I’ve rather fallen out with our SLRs lately as their focus just hasn’t been as sharp as our little RX100II (and sometimes misses altogether, which just shouldn’t happen). But I needed the long reach of the telephoto lens for this shot and I managed to get a few sharp-enough photos to really emphasize the drama of the features in the glacier. This photo was taken as the sun came out and lit up parts of the glacier for just a short time, adding lots of contrast to what had been a fairly flat view until then, and showcasing the texture and structure in the ice. N’ice, as I like to say 🙂

Leaf no trace

It’s leaf no trace Tuesday! 🙂 The rhododendron bushes added a great splash of colour to the forest at Joffre Lakes, and made the lakes look even more spectacular. I was puzzled by a few things along the trail that were packed in but not packed out: a broken Thermos flask just left on a rock, gas canister for a camping stove, the inevitable plastic water bottle (half full), and most bizarrely, a trio of hardback books propped up on a rock as if on sale. Seeing the books (which were not there on the hike in) reminded me of the time when we found a copy of Gideon’s bible perched on a rock. That rock was on the trail to – you guessed it – Joffre Lakes. I don’t get it. Is there something about this trail that compels people to leave stuff behind?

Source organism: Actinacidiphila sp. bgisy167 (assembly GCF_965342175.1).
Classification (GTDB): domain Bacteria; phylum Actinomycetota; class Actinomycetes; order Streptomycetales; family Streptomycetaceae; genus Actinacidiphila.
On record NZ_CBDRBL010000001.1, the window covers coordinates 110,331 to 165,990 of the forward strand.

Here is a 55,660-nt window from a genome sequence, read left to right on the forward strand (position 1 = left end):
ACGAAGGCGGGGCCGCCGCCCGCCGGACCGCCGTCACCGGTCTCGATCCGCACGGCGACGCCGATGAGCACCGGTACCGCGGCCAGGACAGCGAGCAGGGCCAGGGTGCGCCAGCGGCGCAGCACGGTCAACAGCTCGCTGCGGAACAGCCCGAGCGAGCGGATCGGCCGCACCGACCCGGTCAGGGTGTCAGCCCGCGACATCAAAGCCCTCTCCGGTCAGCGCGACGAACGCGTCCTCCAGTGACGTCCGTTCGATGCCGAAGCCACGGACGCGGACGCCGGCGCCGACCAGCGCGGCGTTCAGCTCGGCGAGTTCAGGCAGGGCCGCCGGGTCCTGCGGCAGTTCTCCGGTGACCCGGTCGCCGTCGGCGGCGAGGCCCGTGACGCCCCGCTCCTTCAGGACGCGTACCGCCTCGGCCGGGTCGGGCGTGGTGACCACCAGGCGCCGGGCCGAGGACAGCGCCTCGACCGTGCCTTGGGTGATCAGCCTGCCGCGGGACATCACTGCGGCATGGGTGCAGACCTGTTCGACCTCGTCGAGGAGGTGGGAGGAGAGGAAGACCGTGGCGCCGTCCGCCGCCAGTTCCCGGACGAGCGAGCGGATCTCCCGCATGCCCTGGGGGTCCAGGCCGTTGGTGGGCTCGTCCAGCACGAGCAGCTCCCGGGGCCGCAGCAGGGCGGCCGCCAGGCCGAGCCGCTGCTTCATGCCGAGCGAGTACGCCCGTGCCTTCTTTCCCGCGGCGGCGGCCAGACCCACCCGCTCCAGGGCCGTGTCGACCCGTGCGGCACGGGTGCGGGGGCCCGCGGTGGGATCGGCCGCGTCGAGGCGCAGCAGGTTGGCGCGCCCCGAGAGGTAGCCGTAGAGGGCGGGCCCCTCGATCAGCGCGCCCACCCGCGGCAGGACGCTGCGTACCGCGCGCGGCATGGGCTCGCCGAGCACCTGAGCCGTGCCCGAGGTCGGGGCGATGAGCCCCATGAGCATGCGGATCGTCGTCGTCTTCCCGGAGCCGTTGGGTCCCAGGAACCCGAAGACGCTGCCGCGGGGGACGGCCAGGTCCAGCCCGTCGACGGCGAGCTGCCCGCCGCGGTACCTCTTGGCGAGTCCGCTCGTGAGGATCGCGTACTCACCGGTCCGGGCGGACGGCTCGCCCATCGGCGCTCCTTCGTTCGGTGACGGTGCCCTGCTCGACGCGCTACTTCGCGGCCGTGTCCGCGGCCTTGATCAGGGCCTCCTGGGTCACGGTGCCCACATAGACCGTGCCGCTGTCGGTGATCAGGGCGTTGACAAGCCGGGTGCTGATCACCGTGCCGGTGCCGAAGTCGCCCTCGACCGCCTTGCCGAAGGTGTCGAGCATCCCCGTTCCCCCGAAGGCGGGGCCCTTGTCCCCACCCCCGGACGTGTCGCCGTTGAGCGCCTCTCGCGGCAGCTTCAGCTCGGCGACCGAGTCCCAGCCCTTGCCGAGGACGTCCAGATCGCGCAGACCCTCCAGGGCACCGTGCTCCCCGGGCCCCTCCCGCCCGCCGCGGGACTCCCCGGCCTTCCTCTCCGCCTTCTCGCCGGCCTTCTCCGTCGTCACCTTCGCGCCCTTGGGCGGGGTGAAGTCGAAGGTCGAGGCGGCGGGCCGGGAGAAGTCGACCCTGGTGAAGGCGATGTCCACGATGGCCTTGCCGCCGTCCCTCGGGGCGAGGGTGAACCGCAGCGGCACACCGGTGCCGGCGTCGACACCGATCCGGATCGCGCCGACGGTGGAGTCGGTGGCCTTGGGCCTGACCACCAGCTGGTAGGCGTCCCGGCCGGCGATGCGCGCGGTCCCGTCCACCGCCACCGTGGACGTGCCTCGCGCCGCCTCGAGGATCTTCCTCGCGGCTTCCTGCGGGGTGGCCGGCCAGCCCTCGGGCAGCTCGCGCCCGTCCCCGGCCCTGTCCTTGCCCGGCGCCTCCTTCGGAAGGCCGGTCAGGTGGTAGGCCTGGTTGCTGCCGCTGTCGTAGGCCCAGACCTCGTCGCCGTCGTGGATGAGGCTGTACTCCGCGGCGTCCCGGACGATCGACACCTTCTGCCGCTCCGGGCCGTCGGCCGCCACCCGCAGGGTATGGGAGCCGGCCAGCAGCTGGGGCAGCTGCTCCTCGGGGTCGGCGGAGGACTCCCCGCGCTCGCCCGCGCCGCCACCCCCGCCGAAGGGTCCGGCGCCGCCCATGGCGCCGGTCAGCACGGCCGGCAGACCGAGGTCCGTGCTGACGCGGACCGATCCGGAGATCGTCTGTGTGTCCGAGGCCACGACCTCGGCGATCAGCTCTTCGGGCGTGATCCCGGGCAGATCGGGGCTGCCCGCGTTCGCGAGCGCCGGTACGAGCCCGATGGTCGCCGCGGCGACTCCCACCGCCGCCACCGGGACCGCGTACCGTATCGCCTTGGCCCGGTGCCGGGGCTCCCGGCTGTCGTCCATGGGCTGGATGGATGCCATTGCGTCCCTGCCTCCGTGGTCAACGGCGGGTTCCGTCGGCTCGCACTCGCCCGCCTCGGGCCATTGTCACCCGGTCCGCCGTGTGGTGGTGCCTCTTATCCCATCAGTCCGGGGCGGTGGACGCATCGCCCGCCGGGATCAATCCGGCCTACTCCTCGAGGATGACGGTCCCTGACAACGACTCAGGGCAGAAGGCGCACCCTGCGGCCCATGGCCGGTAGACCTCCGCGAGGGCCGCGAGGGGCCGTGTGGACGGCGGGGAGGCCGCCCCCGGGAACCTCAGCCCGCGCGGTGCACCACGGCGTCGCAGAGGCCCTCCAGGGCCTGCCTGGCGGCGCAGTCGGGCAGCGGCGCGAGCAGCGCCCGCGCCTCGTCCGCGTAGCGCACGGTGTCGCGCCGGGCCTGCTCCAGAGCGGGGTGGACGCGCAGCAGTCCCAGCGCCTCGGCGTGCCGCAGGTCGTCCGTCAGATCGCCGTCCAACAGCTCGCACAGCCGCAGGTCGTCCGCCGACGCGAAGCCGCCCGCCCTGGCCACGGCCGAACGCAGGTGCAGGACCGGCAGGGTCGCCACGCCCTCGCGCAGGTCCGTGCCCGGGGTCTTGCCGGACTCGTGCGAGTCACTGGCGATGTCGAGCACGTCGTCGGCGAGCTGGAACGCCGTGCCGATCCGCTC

It's leaf no trace Tuesday! 🙂 The rhododendron bushes added a great splash of colour to the forest at Joffre Lakes, and made the lakes look even more spectacular. I was puzzled by a few things along the trail that were packed in but not packed out: a broken Thermos flask just left on a rock, gas canister for a camping stove, the inevitable plastic water bottle (half full), and most bizarrely, a trio of hardback books propped up on a rock as if on sale. Seeing the books (which were not there on the hike in) reminded me of the time when we found a copy of Gideon's bible perched on a rock. That rock was on the trail to – you guessed it – Joffre Lakes. I don't get it. Is there something about this trail that compels people to leave stuff behind? #leavenotracetuesday #lnt #LeaveNoTrace #joffrelakes #joffrelakesprovincialpark #hiking #explorebc #beautifulbritishcolumbia #fall #autumn #bcparks